Immigration Facts: Immigration Enforcement Spending Since IRCA 
By David Dixon and Julia Gelatt
November 2005
This study of appropriations finds that from 1985 to 2002, funds for border control jumped from $700 million to $2.8 billion per year; funds for detention and removal skyrocketed from $192 million to $1.6 billion, while funds for interior investigations rose from $109 million to only $458 million.


Documentation Provisions of the Real ID Act
By Kevin Jernegan 
November 2005
The Real ID Act seeks to increase security by  implement a reliable system for confirming an individual’s identity, preventing fraud through counterfeit-proof identification cards, and capitalizing on gains from information-sharing among federal and state law enforcement agencies. However, concerns range from cost issues to the difficulty of constructing safeguards against misuse of the data by both criminal elements and the government.


Immigration Enforcement: Beyond the Border and the Workplace
By David A. Martin, MPI nonresident fellow and professor of International Law at the University of Virginia
July 2006
In addition to effective border and workplace enforcement, other key enforcement improvements are necessary. The government must assure that removal orders are enforced through expansion of the use of fugitive operations teams; wider application of civil and criminal penalties to absconders; more strategic use of detention, including in connection with supervised release programs; and shortening hearing times while preserving due process, including testing the efficiency effects of government-provided counsel through a limited pilot project. Government reforms must also build better protections against fraud into the systems leading to a grant of benefits and mainstream immigration enforcement.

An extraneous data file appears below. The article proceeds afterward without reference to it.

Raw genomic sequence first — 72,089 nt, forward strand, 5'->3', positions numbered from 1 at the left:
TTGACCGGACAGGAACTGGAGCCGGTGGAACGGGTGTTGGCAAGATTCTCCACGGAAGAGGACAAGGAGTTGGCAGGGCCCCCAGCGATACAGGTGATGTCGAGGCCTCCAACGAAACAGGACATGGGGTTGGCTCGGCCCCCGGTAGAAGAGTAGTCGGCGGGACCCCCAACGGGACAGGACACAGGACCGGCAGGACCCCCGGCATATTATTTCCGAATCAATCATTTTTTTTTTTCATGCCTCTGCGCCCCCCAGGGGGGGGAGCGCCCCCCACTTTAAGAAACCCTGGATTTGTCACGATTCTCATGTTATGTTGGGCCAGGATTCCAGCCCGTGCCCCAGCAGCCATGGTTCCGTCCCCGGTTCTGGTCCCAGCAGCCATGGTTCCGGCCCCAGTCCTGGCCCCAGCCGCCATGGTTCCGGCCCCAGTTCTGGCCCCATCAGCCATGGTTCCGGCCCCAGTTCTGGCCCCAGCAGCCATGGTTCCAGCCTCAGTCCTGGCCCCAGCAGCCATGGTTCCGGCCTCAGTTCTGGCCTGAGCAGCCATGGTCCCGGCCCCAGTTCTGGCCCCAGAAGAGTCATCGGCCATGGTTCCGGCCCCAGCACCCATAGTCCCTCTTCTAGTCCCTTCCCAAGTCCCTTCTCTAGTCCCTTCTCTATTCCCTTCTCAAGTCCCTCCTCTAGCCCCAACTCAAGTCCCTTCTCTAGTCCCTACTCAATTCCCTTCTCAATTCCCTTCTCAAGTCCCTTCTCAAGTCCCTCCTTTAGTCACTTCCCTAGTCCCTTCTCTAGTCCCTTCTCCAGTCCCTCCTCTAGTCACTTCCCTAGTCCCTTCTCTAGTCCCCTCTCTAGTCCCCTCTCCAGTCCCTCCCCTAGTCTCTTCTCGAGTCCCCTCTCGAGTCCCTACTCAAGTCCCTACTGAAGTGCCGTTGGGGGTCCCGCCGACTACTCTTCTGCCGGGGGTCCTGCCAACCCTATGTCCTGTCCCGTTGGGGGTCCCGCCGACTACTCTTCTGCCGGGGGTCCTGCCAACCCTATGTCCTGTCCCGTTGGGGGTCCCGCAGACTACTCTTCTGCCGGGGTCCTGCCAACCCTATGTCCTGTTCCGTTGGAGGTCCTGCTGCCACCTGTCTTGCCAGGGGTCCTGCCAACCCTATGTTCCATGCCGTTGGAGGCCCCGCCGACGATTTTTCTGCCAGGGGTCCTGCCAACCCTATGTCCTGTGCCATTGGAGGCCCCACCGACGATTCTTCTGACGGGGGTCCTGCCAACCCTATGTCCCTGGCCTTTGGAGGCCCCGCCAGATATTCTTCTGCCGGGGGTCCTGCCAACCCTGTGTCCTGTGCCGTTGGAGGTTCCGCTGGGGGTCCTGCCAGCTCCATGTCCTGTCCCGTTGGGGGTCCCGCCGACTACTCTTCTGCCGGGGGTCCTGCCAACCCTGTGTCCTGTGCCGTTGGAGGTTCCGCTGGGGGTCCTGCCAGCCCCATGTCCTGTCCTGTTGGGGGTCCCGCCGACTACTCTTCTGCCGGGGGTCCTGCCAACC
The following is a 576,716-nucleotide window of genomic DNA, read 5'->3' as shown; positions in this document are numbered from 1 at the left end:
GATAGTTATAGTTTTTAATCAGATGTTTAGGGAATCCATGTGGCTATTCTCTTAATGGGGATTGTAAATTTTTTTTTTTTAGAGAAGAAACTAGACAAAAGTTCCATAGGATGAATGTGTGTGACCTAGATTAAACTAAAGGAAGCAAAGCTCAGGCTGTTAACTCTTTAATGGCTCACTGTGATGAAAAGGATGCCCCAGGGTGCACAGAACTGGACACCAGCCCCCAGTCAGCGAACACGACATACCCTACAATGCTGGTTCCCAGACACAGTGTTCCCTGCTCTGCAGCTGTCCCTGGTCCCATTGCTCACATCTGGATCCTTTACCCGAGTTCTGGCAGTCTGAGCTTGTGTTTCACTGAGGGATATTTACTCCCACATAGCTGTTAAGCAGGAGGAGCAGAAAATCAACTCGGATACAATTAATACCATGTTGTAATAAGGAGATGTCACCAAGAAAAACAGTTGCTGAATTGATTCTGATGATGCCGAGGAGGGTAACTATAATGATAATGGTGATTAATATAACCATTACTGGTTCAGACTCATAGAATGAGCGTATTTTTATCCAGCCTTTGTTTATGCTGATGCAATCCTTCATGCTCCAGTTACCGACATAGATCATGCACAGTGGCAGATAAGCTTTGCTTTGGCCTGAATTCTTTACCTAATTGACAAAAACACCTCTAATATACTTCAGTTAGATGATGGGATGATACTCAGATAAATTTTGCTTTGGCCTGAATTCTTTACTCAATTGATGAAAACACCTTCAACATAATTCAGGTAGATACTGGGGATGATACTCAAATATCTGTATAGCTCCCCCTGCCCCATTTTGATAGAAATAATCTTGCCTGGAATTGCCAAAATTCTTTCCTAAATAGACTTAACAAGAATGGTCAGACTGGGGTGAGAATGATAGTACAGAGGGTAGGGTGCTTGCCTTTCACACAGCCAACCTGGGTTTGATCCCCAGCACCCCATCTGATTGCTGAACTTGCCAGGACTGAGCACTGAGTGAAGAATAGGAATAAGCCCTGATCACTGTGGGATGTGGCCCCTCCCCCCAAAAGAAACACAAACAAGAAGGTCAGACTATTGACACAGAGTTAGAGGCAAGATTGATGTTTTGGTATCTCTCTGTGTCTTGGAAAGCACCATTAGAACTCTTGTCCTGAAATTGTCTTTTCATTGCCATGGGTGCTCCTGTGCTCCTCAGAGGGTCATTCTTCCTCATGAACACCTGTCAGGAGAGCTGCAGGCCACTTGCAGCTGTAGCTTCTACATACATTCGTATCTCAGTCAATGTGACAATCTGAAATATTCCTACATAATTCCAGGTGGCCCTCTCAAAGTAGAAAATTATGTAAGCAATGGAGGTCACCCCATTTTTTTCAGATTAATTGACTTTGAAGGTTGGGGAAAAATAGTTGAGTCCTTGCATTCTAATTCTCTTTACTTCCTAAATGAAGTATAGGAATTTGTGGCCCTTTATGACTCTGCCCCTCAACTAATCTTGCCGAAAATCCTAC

Countering Terrorist Mobility: Shaping an Operational Strategy
By Susan Ginsburg, MPI nonresident fellow and former senior counsel for the 9/11 Commission
February 2006 
This report provides a blueprint for an integrated strategy to thwart terrorists by focusing on terrorist mobility.  While all but the most recent government counterterrorism strategies since 9/11 omit mobility as a distinct element of terrorism requiring its own operational strategy, Ms. Ginsburg argues that terrorist mobility deserves comparable attention and resources to those devoted to terrorist finance and communications.  She describes the elements of a terrorist mobility strategy that can use leads generated by terrorists’ need to travel to counter their ability to enter, live in, or move within the United States and like-minded countries.

 

Immigration and the U.S. Labor Market

Temporary Worker Programs: A Patchwork Policy Response
By Deborah W. Meyers 
January 2006
In fiscal year 2004, the volume of admissions to the United States for temporary workers, trainees, and their dependants reached nearly 1.5 million people. Within these employment-based visa categories, temporary workers have dramatic variations of stay that range from three months to ten years, and many are transitioning to the permanent system. In the same year, more than 60 percent of new lawful permanent residents (LPRs) adjusted their status (rather than being new arrivals), and at least 10 percent of LPRs are former temporary workers. Furthermore, nearly half of all temporary worker admissions are in categories that explicitly allow adjustment.
 

"Comprehensive" Legislation vs. Fundamental Reform: The Limits of Current Immigration Proposals 
By Visiting Scholar Marc Rosenblum